What do Bill Gates, Mark Zuckerberg and Warren Buffet have in common? They are rich, yes. But how did they get there? Hard work? Sure. Determination? Probably. Luck? Maybe. But most of all: they use creativity as a business tool.
Creativity and Business Success
In fact, 82% of companies see creativity as the driving force in making a business successful. A study by Adobe and Forrester Consulting found that “companies that embrace creativity outperform peers and competitors on key business performance indicators, including revenue growth, market share, and talent acquisition.“ Outperforming our competitors: that’s what we all want for our businesses. Solving a problem or creating the next hype – creativity is precious. But how to get creative on the spot?
How To Get Creative On The Spot
First the bad news: You never know when a great idea will hit you. It might be in the shower, or while walking the dog – or, more often than not, it might actually be at the office, while working on your problem. But here comes the good news: you can learn to be creative. It’s true: you will never know when great ideas come; but you can nurture the ground to make them grow.
Lateral Thinking And Your Business
As any professionally creative person knows, there are techniques to boost creativity – and they are very effective. Good ideas rarely happen out of the blue. They require time and patience, and a certain openness of mind – a phenomenon that the famous psychologist Edward de Bono calls lateral thinking. Lateral thinking is the opposite of logical, critical thinking. Instead of getting from one point to the other, it allows your mind to move in all directions, to and fro. It’s less about stating facts, looking at what is, and more about what can be. The challenge of lateral thinking is to get rid of your inner censor, the goal is to get new perspectives on existing things. De Bono and his peers have developed several techniques to activate your brain’s ability to think laterally.
1. 6-3-5 Brainwriting
No worries, I won’t bore you with the good old brainstorming technique, where you write down any idea – ANYTHING! – that you can think of on a given topic (although I personally find it very efficient). I have something much more sophisticated – and fun! – for you: 6-3-5 Brainwriting.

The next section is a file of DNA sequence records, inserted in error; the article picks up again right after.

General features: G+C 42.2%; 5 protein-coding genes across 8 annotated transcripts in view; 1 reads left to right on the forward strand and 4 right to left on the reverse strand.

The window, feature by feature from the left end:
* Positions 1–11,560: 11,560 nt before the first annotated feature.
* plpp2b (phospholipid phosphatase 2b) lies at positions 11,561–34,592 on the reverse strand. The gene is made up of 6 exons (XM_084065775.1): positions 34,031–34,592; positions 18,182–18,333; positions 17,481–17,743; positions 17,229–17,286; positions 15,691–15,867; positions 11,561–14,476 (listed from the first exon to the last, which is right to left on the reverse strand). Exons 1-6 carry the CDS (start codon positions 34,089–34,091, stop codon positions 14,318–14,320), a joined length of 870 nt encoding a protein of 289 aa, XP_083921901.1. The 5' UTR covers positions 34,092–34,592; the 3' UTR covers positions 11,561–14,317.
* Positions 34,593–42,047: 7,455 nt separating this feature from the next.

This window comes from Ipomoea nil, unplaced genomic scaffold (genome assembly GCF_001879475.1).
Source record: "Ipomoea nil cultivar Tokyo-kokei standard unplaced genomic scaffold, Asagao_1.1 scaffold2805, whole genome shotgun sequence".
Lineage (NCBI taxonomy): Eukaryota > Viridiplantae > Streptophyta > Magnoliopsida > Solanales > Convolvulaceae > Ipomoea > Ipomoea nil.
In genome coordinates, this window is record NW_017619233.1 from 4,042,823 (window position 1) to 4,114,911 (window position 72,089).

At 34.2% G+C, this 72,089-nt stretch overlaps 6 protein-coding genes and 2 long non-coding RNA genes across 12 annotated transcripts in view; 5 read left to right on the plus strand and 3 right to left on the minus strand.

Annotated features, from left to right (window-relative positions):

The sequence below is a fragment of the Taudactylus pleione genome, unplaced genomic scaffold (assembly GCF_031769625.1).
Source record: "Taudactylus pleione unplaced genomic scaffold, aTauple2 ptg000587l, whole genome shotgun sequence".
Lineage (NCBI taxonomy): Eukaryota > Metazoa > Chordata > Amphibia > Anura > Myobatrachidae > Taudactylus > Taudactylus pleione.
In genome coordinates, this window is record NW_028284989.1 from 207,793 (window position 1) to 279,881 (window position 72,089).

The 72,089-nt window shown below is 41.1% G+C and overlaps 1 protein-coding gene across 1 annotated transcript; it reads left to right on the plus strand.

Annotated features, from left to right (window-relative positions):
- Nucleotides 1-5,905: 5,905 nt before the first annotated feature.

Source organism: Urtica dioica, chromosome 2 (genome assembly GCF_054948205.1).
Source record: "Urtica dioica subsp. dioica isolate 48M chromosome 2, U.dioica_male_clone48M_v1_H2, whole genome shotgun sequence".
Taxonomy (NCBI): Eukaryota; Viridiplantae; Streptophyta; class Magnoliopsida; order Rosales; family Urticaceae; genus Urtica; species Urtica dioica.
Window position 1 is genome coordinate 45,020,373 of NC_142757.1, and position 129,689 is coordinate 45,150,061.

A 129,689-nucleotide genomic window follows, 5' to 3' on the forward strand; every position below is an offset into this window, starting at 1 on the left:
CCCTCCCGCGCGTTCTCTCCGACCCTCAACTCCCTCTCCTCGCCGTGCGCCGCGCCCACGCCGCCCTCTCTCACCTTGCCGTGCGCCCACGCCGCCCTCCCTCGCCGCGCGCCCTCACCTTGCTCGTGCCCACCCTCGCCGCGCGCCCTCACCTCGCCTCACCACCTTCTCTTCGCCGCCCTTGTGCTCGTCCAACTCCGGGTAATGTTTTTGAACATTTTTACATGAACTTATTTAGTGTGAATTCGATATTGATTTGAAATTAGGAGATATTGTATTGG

This is a group technique that will make your team’s brains think faster (and better) than they ever did before. The rules are pretty simple: Six (or less) persons write down three ideas in five minutes. Once time is up, they pass their written ideas on to the person on their right, and the process starts again. Anything goes – there is no wrong or right, nor is there an ownership of ideas. Everyone is free to use their partner’s thought and spin it on, and on, and on. This way, you will generate 108 ideas in 36 minutes; and at least one of those will be worthy to pursue.
2. Six Thinking Hats
This method is a bit more complicated – and it might feel unnatural to some participants. However, it can be a very effective tool for problem solving and innovation.
The premise the following: your brain has gotten used to thinking in certain paths. To create something new, you need to challenge these paths.
According to De Bono, there are six of these paths or directions, and each is assigned to a color: these are the six metaphorical thinking hats.
Over the course of a discussion, all of the participants wear the same hat at the same time, and look at a problem from the same perspective. After a certain amount of time, they change the hat, and thus collectively change perspective. The result: you will discuss a problem from all perspectives – and realize how biased your own thinking has been.
3. Morphological matrix
The morphological matrix is a very analytic way to get creative. Basically, you tackle a problem by dividing it into its principal elements. Once you have identified these elements, think of all possible parameters for each element, creating a table. Say, for example, you need to invent a new flavor of ice cream. Until now, you have sold ice cream to small children, parents and teenagers – these are the elements. One parameter might be taste; its options sweet, sour or spicy. Another parameter is consistency, its attributes being chunky, soft or creamy. Now you combine these parameters and attributes in different ways, until you finally get the best possible solution to your problem.
There you go: your new kid’s ice cream will be sweet in taste, soft in consistency and bright in color – or maybe you want to spicen it up a bit? The decision is up to you – but with the morphological matrix, you will make connections that you have not made before.
That’s the real secret to creative success: dare to think thoughts through that have never been thought before.
Tell us: which is your favorite technique to get the creative process started?